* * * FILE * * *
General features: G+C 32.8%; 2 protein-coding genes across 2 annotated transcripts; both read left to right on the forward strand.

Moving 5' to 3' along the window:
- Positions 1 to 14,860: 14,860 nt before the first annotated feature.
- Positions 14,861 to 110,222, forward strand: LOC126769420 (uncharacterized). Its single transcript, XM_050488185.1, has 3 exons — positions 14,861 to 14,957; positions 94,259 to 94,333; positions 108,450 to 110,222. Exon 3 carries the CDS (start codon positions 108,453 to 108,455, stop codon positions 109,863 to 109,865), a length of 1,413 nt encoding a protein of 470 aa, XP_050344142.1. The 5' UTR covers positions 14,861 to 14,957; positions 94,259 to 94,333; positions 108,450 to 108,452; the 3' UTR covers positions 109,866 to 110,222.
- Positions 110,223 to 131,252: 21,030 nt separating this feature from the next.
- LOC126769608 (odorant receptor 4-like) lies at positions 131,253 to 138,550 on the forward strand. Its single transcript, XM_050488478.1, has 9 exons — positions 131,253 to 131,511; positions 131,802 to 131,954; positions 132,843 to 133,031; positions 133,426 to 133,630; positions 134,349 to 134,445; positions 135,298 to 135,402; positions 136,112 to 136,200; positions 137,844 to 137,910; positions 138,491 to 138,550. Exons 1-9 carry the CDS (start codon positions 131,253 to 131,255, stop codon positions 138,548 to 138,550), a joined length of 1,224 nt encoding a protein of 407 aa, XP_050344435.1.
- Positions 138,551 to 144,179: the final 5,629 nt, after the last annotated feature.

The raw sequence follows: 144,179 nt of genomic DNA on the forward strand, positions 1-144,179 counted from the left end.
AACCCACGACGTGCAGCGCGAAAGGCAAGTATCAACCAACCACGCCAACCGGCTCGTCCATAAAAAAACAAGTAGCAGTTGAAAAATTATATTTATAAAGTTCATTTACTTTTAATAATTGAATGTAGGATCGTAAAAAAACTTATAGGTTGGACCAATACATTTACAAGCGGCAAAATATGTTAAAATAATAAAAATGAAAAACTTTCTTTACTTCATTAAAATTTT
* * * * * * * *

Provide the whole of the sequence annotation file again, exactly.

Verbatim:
General features: G+C 32.8%; 2 protein-coding genes across 2 annotated transcripts; both read left to right on the forward strand.

Moving 5' to 3' along the window:
- Positions 1 to 14,860: 14,860 nt before the first annotated feature.
- Positions 14,861 to 110,222, forward strand: LOC126769420 (uncharacterized). Its single transcript, XM_050488185.1, has 3 exons — positions 14,861 to 14,957; positions 94,259 to 94,333; positions 108,450 to 110,222. Exon 3 carries the CDS (start codon positions 108,453 to 108,455, stop codon positions 109,863 to 109,865), a length of 1,413 nt encoding a protein of 470 aa, XP_050344142.1. The 5' UTR covers positions 14,861 to 14,957; positions 94,259 to 94,333; positions 108,450 to 108,452; the 3' UTR covers positions 109,866 to 110,222.
- Positions 110,223 to 131,252: 21,030 nt separating this feature from the next.
- LOC126769608 (odorant receptor 4-like) lies at positions 131,253 to 138,550 on the forward strand. Its single transcript, XM_050488478.1, has 9 exons — positions 131,253 to 131,511; positions 131,802 to 131,954; positions 132,843 to 133,031; positions 133,426 to 133,630; positions 134,349 to 134,445; positions 135,298 to 135,402; positions 136,112 to 136,200; positions 137,844 to 137,910; positions 138,491 to 138,550. Exons 1-9 carry the CDS (start codon positions 131,253 to 131,255, stop codon positions 138,548 to 138,550), a joined length of 1,224 nt encoding a protein of 407 aa, XP_050344435.1.
- Positions 138,551 to 144,179: the final 5,629 nt, after the last annotated feature.

The raw sequence follows: 144,179 nt of genomic DNA on the forward strand, positions 1-144,179 counted from the left end.
AACCCACGACGTGCAGCGCGAAAGGCAAGTATCAACCAACCACGCCAACCGGCTCGTCCATAAAAAAACAAGTAGCAGTTGAAAAATTATATTTATAAAGTTCATTTACTTTTAATAATTGAATGTAGGATCGTAAAAAAACTTATAGGTTGGACCAATACATTTACAAGCGGCAAAATATGTTAAAATAATAAAAATGAAAAACTTTCTTTACTTCATTAAAATTTT